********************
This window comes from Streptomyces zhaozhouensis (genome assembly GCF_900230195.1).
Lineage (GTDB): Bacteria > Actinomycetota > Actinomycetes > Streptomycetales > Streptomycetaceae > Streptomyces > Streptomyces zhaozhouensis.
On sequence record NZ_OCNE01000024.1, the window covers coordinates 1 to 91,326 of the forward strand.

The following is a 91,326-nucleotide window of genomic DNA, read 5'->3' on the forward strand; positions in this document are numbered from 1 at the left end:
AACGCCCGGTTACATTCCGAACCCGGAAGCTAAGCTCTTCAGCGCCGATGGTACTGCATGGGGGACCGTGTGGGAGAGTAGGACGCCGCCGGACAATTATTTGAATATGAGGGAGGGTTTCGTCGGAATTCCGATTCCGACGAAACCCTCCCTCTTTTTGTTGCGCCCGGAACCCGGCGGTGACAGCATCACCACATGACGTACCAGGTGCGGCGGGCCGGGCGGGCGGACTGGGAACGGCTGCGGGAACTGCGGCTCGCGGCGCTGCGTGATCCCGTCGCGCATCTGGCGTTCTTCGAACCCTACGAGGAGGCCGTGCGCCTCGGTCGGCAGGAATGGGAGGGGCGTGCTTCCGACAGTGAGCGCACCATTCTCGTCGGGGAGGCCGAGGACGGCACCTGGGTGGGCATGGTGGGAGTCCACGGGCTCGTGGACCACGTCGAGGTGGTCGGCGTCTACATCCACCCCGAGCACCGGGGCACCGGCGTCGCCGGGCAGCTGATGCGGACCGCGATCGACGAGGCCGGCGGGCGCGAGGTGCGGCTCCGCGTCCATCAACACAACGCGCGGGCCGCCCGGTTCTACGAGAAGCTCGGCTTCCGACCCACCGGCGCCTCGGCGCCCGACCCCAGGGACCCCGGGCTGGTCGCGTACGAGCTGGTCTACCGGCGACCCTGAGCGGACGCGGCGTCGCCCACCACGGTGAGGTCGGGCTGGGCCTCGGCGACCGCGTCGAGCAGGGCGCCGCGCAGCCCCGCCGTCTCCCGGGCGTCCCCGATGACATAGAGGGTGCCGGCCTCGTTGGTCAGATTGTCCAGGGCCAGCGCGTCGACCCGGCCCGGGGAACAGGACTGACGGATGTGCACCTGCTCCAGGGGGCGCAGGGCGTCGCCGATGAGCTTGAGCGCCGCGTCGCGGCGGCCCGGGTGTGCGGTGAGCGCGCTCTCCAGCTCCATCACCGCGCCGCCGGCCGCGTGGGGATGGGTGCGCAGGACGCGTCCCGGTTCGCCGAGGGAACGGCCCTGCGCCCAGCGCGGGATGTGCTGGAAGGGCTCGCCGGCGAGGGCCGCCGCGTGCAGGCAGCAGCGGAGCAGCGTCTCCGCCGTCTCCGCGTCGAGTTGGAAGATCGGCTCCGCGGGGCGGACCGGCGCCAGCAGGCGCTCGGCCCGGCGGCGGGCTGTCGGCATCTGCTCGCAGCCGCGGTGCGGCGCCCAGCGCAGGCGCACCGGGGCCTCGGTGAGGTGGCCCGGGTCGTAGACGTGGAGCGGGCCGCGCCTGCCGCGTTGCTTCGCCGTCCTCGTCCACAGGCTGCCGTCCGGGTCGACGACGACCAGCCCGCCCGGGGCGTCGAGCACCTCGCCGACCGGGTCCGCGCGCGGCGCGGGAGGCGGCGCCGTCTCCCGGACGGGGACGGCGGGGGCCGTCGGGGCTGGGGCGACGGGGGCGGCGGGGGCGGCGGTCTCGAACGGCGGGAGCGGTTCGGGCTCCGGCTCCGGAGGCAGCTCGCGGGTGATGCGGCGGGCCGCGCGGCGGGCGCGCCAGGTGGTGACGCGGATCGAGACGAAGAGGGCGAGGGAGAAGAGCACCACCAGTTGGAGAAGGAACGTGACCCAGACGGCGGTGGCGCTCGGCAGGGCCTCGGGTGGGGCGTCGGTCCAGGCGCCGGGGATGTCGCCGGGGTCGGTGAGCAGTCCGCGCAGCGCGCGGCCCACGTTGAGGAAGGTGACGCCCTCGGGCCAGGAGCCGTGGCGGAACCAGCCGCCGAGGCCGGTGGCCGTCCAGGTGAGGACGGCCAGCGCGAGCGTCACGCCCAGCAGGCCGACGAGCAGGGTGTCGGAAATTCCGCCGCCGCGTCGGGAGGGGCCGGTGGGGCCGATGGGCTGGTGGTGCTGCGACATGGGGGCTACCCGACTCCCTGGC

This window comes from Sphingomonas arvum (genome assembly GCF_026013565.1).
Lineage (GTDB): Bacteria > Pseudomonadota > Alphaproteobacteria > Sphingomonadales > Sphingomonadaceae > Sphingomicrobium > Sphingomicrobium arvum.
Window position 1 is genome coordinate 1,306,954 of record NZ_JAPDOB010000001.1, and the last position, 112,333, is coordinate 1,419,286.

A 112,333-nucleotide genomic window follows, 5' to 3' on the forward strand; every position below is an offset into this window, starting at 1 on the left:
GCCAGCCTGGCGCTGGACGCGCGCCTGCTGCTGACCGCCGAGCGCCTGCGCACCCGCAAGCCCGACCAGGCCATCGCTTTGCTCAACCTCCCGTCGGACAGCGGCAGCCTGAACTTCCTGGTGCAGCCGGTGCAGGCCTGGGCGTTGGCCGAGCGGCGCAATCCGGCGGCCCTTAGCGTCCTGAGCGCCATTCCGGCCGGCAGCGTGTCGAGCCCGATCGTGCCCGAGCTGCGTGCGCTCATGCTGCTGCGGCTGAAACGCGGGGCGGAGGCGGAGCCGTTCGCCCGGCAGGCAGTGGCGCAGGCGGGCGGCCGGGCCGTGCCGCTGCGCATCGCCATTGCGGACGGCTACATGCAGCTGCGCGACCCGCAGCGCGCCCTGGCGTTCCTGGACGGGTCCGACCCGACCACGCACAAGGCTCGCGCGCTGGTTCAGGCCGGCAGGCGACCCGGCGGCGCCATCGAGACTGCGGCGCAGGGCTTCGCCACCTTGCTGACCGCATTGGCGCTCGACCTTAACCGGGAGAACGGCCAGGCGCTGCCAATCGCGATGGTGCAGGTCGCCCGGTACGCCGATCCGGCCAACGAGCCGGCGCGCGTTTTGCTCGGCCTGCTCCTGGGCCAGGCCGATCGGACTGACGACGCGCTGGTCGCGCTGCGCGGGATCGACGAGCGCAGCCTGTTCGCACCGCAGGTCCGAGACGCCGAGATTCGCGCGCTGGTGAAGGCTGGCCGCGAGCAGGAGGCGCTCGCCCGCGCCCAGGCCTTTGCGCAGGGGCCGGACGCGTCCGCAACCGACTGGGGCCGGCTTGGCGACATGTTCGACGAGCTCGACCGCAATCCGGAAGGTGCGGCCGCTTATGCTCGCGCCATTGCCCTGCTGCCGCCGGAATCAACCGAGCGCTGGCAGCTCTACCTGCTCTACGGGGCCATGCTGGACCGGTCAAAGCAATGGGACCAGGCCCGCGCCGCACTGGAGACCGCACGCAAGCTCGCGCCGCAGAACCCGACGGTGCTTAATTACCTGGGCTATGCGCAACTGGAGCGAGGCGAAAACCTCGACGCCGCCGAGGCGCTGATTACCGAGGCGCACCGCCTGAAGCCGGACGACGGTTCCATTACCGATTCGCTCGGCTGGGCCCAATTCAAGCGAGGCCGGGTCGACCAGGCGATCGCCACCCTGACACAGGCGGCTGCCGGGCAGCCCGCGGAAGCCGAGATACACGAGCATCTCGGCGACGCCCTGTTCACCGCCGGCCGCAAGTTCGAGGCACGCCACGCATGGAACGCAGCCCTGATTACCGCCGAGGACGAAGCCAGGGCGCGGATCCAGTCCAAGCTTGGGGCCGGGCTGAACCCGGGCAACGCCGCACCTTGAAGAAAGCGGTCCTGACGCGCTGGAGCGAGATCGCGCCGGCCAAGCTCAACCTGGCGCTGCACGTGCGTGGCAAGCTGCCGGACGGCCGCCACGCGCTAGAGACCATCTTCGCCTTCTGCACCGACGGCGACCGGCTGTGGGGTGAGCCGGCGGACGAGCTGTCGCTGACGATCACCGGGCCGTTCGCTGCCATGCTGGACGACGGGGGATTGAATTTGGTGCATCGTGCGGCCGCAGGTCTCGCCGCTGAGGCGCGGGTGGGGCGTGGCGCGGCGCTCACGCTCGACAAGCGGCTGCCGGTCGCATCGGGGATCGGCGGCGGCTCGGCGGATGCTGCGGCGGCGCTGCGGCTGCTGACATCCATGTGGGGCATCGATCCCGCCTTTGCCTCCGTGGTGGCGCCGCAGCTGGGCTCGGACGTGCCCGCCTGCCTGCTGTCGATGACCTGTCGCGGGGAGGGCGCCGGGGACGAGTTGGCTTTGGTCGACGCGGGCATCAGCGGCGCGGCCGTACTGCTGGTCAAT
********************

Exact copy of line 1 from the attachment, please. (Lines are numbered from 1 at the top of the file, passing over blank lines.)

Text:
This window comes from Streptomyces zhaozhouensis (genome assembly GCF_900230195.1).